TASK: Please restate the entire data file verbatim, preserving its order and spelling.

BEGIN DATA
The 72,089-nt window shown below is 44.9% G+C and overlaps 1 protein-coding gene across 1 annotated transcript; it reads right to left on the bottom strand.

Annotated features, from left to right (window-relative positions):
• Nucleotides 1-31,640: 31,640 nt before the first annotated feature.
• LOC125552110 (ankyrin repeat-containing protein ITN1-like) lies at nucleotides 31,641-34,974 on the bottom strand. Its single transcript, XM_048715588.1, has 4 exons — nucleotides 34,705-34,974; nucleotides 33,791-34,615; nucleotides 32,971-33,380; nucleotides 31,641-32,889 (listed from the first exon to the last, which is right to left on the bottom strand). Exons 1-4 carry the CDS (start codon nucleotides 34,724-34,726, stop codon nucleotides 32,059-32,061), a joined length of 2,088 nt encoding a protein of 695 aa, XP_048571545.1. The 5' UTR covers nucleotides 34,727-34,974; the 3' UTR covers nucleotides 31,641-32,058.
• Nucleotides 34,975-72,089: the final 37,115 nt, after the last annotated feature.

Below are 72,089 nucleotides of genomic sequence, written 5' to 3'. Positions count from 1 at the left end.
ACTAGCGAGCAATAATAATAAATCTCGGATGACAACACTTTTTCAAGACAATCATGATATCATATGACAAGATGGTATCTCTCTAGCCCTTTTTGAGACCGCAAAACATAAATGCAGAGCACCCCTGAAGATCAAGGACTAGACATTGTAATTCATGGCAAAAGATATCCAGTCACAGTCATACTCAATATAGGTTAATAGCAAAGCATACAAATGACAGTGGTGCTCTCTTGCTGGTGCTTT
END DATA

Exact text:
The 72,089-nt window shown below is 44.9% G+C and overlaps 1 protein-coding gene across 1 annotated transcript; it reads right to left on the bottom strand.

Annotated features, from left to right (window-relative positions):
• Nucleotides 1-31,640: 31,640 nt before the first annotated feature.
• LOC125552110 (ankyrin repeat-containing protein ITN1-like) lies at nucleotides 31,641-34,974 on the bottom strand. Its single transcript, XM_048715588.1, has 4 exons — nucleotides 34,705-34,974; nucleotides 33,791-34,615; nucleotides 32,971-33,380; nucleotides 31,641-32,889 (listed from the first exon to the last, which is right to left on the bottom strand). Exons 1-4 carry the CDS (start codon nucleotides 34,724-34,726, stop codon nucleotides 32,059-32,061), a joined length of 2,088 nt encoding a protein of 695 aa, XP_048571545.1. The 5' UTR covers nucleotides 34,727-34,974; the 3' UTR covers nucleotides 31,641-32,058.
• Nucleotides 34,975-72,089: the final 37,115 nt, after the last annotated feature.

Below are 72,089 nucleotides of genomic sequence, written 5' to 3'. Positions count from 1 at the left end.
ACTAGCGAGCAATAATAATAAATCTCGGATGACAACACTTTTTCAAGACAATCATGATATCATATGACAAGATGGTATCTCTCTAGCCCTTTTTGAGACCGCAAAACATAAATGCAGAGCACCCCTGAAGATCAAGGACTAGACATTGTAATTCATGGCAAAAGATATCCAGTCACAGTCATACTCAATATAGGTTAATAGCAAAGCATACAAATGACAGTGGTGCTCTCTTGCTGGTGCTTT